Histopathology and Kidney Calcium Content

The microscopy section of kidney revealed the presence of crystals most commonly in renal tubules in cortex region and less commonly in medulla, mononuclear cell infiltration, necrosis, tubular degeneration, casts, and fibrin deposits in lithiatic group [Figure 3]b. Rats received MUSA at dosage 100 mg/kg [Figure 3]c and 150 mg/kg [Figure 3]d also possesses crystal in the kidney section along with mono nuclear cell infiltration and hemorrhage but severity was lesser extent to urolithiatic group. There was complete absence of crystal in the kidney section in rats received MUSA at dosage 200 mg/kg [Figure 3]e, 250 mg/kg [Figure 3]f, 300 mg/kg [Figure 3]g, and cystone 100 mg/kg body weight [Figure 3]h but hemorrhages and infiltration of cells was found in some cases, however, the architecture of kidney is almost similar to healthy control rats [Figure 3]a. The tissue Ca ++ concentration was significantly increased in urolithiatic rats (P < 0.01) as compared to healthy control [Figure 4]. However, treatment with MUSA significantly reduces the tissue Ca ++ content.{Figure 3}{Figure 4}


M. paradisiaca is a commonly available plant in India. The pseudostem contributes approximately 12.67% of plant biomass and traditionally used for the treatment of diabetes, diarrhea, peptic ulcer, inflammation, rheumatism, hypertension, burn, and wound.[18],[19],[20] It contains rich source of bioactive compounds,[18] and the aqueous juice of pseudostem had been used traditionally by the rural people of South India against nephritis, uremia, and urolithiasis. Although substantial researches had been conducted in MUSA, its antiurolithiatic property is yet to be scientifically validated. Hence, the study was designed to evaluate the antiurolithiatic and renoprotective efficacy of MUSA in EG-induced rat model.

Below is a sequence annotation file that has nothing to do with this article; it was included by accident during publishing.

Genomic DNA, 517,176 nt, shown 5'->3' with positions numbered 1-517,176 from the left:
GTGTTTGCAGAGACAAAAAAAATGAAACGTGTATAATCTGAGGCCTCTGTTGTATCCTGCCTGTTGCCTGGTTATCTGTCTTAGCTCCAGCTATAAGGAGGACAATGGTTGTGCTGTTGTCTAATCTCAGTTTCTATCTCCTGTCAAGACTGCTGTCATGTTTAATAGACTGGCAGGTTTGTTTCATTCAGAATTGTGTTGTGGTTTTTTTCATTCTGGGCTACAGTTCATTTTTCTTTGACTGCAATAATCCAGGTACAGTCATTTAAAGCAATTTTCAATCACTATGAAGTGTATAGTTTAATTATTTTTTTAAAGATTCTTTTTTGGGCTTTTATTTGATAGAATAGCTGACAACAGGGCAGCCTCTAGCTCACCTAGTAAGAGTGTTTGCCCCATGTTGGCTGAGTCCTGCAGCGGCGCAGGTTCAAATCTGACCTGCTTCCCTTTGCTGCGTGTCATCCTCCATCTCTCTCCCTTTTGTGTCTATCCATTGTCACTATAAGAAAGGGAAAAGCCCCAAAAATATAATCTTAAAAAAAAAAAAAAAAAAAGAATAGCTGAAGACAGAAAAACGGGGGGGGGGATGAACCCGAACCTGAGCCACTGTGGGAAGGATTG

CaOx stone formation is a multifactorial process involving various etiological factors. In the present study, male rats were selected because the presence of testosterone in male promotes stone formation by suppressing osteopontin expression in the kidney and increasing urinary oxalate excretion. Estrogen appears to inhibit stone formation by increasing osteopontin expression in the kidney and decreasing urinary oxalate excretion.[21] Hyperoxaluric rat model is the most potent experimental model for preclinical evaluation of antiurolithiatic efficacy of medicinal herbs because the physiological process mimics the etiology of kidney stone formation in human and animal.[22] The hepatic enzymes metabolize EG to oxalic acid by glyoxalate mechanism, which combine with calcium ion in the renal tubular epithelium to form CaOx crystals and hyperoxaluria.[22] The impairment of renal function was also clearly indicated by elevation of serum creatinine, BUN, TP in lithiatic group as compared to normal, which has been restored by MUSA treatment, and the values were statistically similar to standard cystone treatment. Maximum reduction of the renal impairment was recorded in the rats administered with MUSA at dosages 250 mg/kg body weight. Similar finding was also reported by taking various medicinal herbs such as Ipomoea eriocarpa,[5]Asparagus racemosus.[6]Hordeum vulgare,[7]Alcea rosea,[8] and Gokshuradi polyherbal Ayurvedic formulation.[10]

Hyperoxaluria and hypercalciuria are considered as the major risk factor in pathogenesis of kidney stone formation. Continuing hypercalciuria promotes the nucleation and subsequent precipitation of CaOx crystals from the urine. Some studies have suggested that disorders of renal tubular calcium reabsorption are the major cause of hypercalciuria. However, hyperoxaluria is more important risk factor in the pathophysiology of urolithiasis than hypercalciuria.[23] Because hyperoxaluria is associated with the production of free radicals and related oxidative damage of renal epithelium which provide a nidus for crystal attachment and ultimately causes crystal aggregation and retention in renal tubules.[24],[25],[26] Therefore, decrease in oxalate concentration in urine may explain its decrease in oxidative stress and renal crystal deposition which was observed after MUSA treatment. Moreover, the antioxidant property of MUSA was also recently reported by some researchers due to the presence of various bioactive compounds.[20]